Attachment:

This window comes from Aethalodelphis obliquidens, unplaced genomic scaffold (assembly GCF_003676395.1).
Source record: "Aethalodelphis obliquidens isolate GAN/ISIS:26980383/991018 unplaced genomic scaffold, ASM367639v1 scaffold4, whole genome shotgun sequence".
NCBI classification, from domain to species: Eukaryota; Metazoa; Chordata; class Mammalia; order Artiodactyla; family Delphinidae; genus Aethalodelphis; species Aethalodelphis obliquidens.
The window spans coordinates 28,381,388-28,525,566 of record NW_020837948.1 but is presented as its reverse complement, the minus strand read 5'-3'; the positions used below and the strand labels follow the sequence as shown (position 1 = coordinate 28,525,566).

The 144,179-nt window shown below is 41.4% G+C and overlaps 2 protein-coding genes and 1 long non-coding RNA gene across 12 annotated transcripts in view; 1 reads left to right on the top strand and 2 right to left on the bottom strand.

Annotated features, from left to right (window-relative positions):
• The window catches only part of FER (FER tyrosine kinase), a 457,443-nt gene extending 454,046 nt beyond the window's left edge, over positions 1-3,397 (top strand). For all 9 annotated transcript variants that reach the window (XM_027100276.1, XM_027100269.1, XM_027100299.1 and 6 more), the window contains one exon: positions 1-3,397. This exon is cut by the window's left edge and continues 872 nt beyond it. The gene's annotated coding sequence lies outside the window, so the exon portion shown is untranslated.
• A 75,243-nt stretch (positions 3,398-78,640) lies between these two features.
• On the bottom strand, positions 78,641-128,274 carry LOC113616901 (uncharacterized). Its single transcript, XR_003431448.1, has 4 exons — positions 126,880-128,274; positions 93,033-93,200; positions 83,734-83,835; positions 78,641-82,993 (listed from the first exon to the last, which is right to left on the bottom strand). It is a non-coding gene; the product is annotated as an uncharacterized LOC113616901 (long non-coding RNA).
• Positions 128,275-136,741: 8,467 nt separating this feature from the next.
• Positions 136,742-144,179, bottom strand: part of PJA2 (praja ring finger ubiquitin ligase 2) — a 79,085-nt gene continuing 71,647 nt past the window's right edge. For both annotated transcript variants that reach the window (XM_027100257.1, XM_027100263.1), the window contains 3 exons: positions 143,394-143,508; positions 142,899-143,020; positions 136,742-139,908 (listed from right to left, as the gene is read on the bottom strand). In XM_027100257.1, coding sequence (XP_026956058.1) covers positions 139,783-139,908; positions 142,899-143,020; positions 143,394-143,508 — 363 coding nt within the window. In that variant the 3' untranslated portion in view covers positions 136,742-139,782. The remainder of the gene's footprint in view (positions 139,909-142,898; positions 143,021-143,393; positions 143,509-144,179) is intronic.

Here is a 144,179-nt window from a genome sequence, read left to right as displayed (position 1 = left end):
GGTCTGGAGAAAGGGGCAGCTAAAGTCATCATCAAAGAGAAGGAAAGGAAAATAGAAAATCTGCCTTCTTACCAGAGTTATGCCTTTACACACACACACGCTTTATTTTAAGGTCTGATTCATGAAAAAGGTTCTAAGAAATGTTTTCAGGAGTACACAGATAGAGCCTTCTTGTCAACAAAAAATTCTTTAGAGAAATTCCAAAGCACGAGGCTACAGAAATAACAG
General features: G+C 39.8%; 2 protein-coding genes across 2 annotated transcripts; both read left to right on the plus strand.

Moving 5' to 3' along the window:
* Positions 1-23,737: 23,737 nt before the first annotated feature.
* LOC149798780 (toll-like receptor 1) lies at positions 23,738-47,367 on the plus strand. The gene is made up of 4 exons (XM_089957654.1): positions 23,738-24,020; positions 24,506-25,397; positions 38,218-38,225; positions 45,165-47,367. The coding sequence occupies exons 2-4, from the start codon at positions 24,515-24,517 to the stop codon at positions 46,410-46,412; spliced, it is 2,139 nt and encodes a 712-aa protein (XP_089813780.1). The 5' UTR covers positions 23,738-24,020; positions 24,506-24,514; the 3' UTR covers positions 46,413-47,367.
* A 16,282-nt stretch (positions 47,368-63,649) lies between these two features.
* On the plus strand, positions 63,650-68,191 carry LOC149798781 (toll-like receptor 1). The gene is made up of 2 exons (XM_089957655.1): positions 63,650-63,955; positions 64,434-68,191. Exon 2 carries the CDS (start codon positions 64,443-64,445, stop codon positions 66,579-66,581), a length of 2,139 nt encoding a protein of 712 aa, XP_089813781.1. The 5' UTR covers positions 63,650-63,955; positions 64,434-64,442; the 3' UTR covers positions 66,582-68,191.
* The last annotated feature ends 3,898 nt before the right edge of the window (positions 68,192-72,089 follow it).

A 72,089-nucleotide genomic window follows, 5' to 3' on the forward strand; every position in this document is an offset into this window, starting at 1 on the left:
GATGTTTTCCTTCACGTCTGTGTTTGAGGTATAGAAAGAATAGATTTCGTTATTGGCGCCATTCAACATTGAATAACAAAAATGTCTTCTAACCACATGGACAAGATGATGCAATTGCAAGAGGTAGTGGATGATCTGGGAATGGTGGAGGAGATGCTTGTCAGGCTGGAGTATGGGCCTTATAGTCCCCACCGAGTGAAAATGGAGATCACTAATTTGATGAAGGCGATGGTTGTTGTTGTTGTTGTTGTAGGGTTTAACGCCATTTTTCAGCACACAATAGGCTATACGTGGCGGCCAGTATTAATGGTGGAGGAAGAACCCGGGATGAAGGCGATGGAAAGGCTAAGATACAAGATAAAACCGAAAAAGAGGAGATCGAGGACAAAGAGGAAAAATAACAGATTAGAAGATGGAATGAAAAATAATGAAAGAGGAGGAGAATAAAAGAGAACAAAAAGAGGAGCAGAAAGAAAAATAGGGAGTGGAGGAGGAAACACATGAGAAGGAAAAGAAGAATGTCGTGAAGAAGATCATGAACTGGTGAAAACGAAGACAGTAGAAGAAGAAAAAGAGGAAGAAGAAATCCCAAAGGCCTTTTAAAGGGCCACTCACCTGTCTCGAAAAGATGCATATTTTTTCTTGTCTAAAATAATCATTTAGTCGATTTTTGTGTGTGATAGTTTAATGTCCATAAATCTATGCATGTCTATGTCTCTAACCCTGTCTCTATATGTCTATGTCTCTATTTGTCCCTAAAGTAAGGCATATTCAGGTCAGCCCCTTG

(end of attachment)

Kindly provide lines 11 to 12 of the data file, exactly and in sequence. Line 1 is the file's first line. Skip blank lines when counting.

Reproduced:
• Positions 136,742-144,179, bottom strand: part of PJA2 (praja ring finger ubiquitin ligase 2) — a 79,085-nt gene continuing 71,647 nt past the window's right edge. For both annotated transcript variants that reach the window (XM_027100257.1, XM_027100263.1), the window contains 3 exons: positions 143,394-143,508; positions 142,899-143,020; positions 136,742-139,908 (listed from right to left, as the gene is read on the bottom strand). In XM_027100257.1, coding sequence (XP_026956058.1) covers positions 139,783-139,908; positions 142,899-143,020; positions 143,394-143,508 — 363 coding nt within the window. In that variant the 3' untranslated portion in view covers positions 136,742-139,782. The remainder of the gene's footprint in view (positions 139,909-142,898; positions 143,021-143,393; positions 143,509-144,179) is intronic.

Here is a 144,179-nt window from a genome sequence, read left to right as displayed (position 1 = left end):